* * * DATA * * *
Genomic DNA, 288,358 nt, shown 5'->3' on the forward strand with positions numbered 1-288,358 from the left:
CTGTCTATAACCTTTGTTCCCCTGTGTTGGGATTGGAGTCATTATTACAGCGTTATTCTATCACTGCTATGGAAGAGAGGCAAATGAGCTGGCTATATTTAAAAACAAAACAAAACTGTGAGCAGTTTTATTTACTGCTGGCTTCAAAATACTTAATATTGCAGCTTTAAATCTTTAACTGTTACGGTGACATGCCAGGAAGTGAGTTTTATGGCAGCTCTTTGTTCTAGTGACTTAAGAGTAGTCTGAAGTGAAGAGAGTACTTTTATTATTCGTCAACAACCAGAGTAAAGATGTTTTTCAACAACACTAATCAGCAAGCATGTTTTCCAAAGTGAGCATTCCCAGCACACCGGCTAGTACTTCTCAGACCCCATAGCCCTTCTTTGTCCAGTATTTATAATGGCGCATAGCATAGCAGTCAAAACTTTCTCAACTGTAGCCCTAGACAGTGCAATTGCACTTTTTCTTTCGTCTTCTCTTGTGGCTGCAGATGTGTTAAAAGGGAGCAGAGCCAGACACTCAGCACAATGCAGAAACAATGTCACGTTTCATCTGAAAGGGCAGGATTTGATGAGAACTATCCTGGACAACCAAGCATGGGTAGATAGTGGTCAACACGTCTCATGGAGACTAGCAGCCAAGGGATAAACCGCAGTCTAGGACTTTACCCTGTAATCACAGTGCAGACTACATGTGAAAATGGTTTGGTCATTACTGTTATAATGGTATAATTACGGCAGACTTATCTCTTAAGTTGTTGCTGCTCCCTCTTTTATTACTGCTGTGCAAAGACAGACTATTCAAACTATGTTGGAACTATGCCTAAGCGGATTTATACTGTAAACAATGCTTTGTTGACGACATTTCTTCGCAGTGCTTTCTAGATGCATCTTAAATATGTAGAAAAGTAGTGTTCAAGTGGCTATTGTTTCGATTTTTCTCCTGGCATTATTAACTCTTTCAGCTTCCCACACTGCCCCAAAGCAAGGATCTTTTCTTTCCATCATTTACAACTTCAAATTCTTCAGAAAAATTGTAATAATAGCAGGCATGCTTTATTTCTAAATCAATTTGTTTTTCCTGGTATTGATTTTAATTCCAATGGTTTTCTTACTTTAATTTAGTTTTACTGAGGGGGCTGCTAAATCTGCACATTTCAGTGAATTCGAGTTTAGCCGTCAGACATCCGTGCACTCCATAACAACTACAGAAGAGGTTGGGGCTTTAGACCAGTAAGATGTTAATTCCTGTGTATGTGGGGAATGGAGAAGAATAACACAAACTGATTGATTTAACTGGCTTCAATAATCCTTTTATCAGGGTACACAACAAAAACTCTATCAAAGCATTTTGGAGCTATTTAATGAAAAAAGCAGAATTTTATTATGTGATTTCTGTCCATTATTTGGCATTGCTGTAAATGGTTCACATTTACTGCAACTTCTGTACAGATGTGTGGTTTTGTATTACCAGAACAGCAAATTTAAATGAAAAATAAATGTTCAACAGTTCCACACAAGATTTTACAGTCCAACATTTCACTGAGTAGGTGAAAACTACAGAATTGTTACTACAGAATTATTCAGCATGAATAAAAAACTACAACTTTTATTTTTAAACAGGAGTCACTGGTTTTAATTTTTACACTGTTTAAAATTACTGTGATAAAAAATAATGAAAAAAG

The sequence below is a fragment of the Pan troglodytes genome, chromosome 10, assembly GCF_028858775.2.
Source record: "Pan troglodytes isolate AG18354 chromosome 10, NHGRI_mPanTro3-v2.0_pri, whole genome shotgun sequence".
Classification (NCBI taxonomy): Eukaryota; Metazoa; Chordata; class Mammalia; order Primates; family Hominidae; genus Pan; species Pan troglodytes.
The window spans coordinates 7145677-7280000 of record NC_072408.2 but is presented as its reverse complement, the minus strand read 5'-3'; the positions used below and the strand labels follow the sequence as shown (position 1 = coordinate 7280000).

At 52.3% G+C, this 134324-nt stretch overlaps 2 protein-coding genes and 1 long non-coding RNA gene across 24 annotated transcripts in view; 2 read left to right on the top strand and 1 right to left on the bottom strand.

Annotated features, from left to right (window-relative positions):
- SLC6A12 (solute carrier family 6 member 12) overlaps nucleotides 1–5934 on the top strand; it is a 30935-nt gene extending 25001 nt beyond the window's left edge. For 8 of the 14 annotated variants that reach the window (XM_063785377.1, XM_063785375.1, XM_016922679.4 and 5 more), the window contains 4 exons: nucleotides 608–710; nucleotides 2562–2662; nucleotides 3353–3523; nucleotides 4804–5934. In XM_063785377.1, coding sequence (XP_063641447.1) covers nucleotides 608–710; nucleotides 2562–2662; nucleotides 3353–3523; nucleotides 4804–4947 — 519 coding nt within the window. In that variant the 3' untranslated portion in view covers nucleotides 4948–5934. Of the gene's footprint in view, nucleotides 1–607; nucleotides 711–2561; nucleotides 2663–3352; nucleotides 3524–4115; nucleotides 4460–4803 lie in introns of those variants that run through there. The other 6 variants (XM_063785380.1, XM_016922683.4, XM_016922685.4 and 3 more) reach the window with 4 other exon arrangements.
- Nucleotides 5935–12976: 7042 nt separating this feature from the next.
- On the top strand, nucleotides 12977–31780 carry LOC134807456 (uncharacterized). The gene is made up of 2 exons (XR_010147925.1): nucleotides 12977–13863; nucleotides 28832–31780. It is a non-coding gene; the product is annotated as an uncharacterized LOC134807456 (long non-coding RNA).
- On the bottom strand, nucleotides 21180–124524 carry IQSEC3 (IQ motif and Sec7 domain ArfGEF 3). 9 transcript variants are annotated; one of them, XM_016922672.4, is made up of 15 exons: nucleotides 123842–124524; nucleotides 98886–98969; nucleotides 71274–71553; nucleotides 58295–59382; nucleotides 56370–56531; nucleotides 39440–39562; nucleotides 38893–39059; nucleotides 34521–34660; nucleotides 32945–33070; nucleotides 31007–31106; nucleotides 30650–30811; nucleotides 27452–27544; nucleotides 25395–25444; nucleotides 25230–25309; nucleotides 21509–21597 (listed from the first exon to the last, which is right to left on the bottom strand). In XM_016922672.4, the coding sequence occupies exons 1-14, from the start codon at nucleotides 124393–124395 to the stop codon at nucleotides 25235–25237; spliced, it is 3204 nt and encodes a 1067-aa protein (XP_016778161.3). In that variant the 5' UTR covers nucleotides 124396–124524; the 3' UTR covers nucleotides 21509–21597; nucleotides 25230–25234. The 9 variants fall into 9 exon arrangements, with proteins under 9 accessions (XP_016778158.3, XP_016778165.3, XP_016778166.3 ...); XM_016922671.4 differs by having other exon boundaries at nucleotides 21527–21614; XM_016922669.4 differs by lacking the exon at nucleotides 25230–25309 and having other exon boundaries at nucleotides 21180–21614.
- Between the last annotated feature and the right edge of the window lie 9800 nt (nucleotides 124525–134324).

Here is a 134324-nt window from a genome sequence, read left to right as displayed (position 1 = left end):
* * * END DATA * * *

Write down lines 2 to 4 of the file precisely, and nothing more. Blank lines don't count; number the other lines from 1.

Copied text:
CTGTCTATAACCTTTGTTCCCCTGTGTTGGGATTGGAGTCATTATTACAGCGTTATTCTATCACTGCTATGGAAGAGAGGCAAATGAGCTGGCTATATTTAAAAACAAAACAAAACTGTGAGCAGTTTTATTTACTGCTGGCTTCAAAATACTTAATATTGCAGCTTTAAATCTTTAACTGTTACGGTGACATGCCAGGAAGTGAGTTTTATGGCAGCTCTTTGTTCTAGTGACTTAAGAGTAGTCTGAAGTGAAGAGAGTACTTTTATTATTCGTCAACAACCAGAGTAAAGATGTTTTTCAACAACACTAATCAGCAAGCATGTTTTCCAAAGTGAGCATTCCCAGCACACCGGCTAGTACTTCTCAGACCCCATAGCCCTTCTTTGTCCAGTATTTATAATGGCGCATAGCATAGCAGTCAAAACTTTCTCAACTGTAGCCCTAGACAGTGCAATTGCACTTTTTCTTTCGTCTTCTCTTGTGGCTGCAGATGTGTTAAAAGGGAGCAGAGCCAGACACTCAGCACAATGCAGAAACAATGTCACGTTTCATCTGAAAGGGCAGGATTTGATGAGAACTATCCTGGACAACCAAGCATGGGTAGATAGTGGTCAACACGTCTCATGGAGACTAGCAGCCAAGGGATAAACCGCAGTCTAGGACTTTACCCTGTAATCACAGTGCAGACTACATGTGAAAATGGTTTGGTCATTACTGTTATAATGGTATAATTACGGCAGACTTATCTCTTAAGTTGTTGCTGCTCCCTCTTTTATTACTGCTGTGCAAAGACAGACTATTCAAACTATGTTGGAACTATGCCTAAGCGGATTTATACTGTAAACAATGCTTTGTTGACGACATTTCTTCGCAGTGCTTTCTAGATGCATCTTAAATATGTAGAAAAGTAGTGTTCAAGTGGCTATTGTTTCGATTTTTCTCCTGGCATTATTAACTCTTTCAGCTTCCCACACTGCCCCAAAGCAAGGATCTTTTCTTTCCATCATTTACAACTTCAAATTCTTCAGAAAAATTGTAATAATAGCAGGCATGCTTTATTTCTAAATCAATTTGTTTTTCCTGGTATTGATTTTAATTCCAATGGTTTTCTTACTTTAATTTAGTTTTACTGAGGGGGCTGCTAAATCTGCACATTTCAGTGAATTCGAGTTTAGCCGTCAGACATCCGTGCACTCCATAACAACTACAGAAGAGGTTGGGGCTTTAGACCAGTAAGATGTTAATTCCTGTGTATGTGGGGAATGGAGAAGAATAACACAAACTGATTGATTTAACTGGCTTCAATAATCCTTTTATCAGGGTACACAACAAAAACTCTATCAAAGCATTTTGGAGCTATTTAATGAAAAAAGCAGAATTTTATTATGTGATTTCTGTCCATTATTTGGCATTGCTGTAAATGGTTCACATTTACTGCAACTTCTGTACAGATGTGTGGTTTTGTATTACCAGAACAGCAAATTTAAATGAAAAATAAATGTTCAACAGTTCCACACAAGATTTTACAGTCCAACATTTCACTGAGTAGGTGAAAACTACAGAATTGTTACTACAGAATTATTCAGCATGAATAAAAAACTACAACTTTTATTTTTAAACAGGAGTCACTGGTTTTAATTTTTACACTGTTTAAAATTACTGTGATAAAAAATAATGAAAAAAG

The sequence below is a fragment of the Pan troglodytes genome, chromosome 10, assembly GCF_028858775.2.
Source record: "Pan troglodytes isolate AG18354 chromosome 10, NHGRI_mPanTro3-v2.0_pri, whole genome shotgun sequence".